A primer on the elements of fraud

 

The James vs. West case, part eight: The Elements of Fraud

As a bankruptcy attorney in Mount Vernon, IL for over 20 years, I read through and analyze court rulings throughout the country. I was lucky to find this wonderful case from the Western District of Missouri (whence lay Kansas City, Independence, Branson, etc.). James v. West, 16-40358.

What a wonderful case this is: an excellently written opinion dealing with fraud, the means test and other topics important in bankruptcy.

This isn’t an opinion, this is a text book. It should be on the curriculum of anyone teaching bankruptcy law. It is that good!

Click on the links to read Part One, Two, Three, Four, Five, Six and Seven for a statement of the facts and other bankruptcy issues in this wonderfully written case!

 

Count I: Section 523(a)(2)(A)

Turning finally to the requirements of § 523(a)(2)(A), the plaintiff must show by a preponderance of the evidence the following five elements:

(1) The debtor [or agent] made a representation;

(2) The debtor [or agent] knew the representation was false at the time it was made;

(3) The representation was deliberately made for the purpose of deceiving the creditor;

(4) The creditor justifiably relied on the representation; [and]

(5) The creditor sustained the alleged loss as the proximate result of the representation having been made.

In re Freier, 604 F.3d 583, 587 (8th Cir. 2010) (citing In re Mauer, 256 B.R. 495, 500 (B.A.P. 8th Cir. 2000)).

First Element: Representation

The first requirement is that the debtor or her agent made a representation. Silence regarding a material fact may suffice for a representation. In re Moen, 238 B.R. 785, 791 (B.A.P. 8th Cir. 1999). Also, “representation” is not confined to spoken or written words, but also encompasses other conduct that amounts to an assertion inconsistent with the truth. Id. (citation omitted). A statement in a contract may constitute a representation for purposes of section 523(a)(2)(A). See, e.g., In re Smith, 281 B.R. 613 (Bankr. W.D. Penn. 2002).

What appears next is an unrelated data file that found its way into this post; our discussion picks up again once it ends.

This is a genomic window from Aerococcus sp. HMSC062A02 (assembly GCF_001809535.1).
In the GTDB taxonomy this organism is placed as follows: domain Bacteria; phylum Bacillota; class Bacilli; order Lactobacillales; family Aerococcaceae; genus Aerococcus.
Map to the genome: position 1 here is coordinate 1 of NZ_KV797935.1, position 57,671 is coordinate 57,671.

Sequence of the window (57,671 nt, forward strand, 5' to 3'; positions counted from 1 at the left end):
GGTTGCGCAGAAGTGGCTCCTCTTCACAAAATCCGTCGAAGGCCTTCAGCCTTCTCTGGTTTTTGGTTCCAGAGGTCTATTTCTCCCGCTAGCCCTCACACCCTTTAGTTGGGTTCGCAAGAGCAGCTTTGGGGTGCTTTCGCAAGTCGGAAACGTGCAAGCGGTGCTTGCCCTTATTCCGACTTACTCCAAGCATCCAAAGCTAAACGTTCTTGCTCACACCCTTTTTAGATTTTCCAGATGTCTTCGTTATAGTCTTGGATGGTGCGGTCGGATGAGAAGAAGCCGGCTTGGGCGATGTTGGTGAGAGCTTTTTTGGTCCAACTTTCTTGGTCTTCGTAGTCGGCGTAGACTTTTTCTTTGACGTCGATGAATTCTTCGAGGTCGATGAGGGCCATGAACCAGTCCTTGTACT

Second Element: Knowledge of Falsity or Reckless Disregard of the Truth

As to the second requirement, that the debtor or her agent knew the representation was false when she made it, it is sufficient if the declarant made the statement not knowing of its falsity but with a reckless disregard for the truth of the statement. Moen, 238 B.R. at 791. In determining whether the declarant knew the representation was false when it was made, the court may consider the knowledge and experience of the declarant. Id.

Third Element: Intent to Deceive

The third requirement is intent to deceive. Because direct evidence of intent is rare, a court may accept surrounding circumstances that create an inference of an intent to deceive the creditor. In re Schnuelle, 441 B.R. 616, 622 (B.A.P. 8th Cir. 2011). When the creditor introduces this circumstantial evidence of intent, the declarant’s self-serving statement of honest intent is not enough to overcome the inference of intent. Id.

Fourth Element: Justifiable Reliance

The fourth requirement is justifiable reliance. In Field v. Mans, 516 US 59, 73–74 (1995), the Supreme Court held that § 523(a)(2)(A) requires justifiable reliance, but not necessarily the reasonable reliance required under (a)(2)(B). The Court noted that “reasonable reliance” is a more stringent standard than “justifiable reliance.” Id. at 77. Justifiable reliance is a subjective standard. In re Schmank, 535 B.R. 243, 258 (Bankr. E.D. Tenn. 2015) (citation omitted).

Justifiable reliance falls somewhere between actual reliance and reasonable reliance; even if an investigation would have revealed the falsity of the representation, reliance can still be justifiable. Schnuelle, 441 B.R. at 622–23. What is not justifiable is blind reliance where a cursory examination would have revealed the falsity of the representation. Id.

Fifth Element: Proximate Cause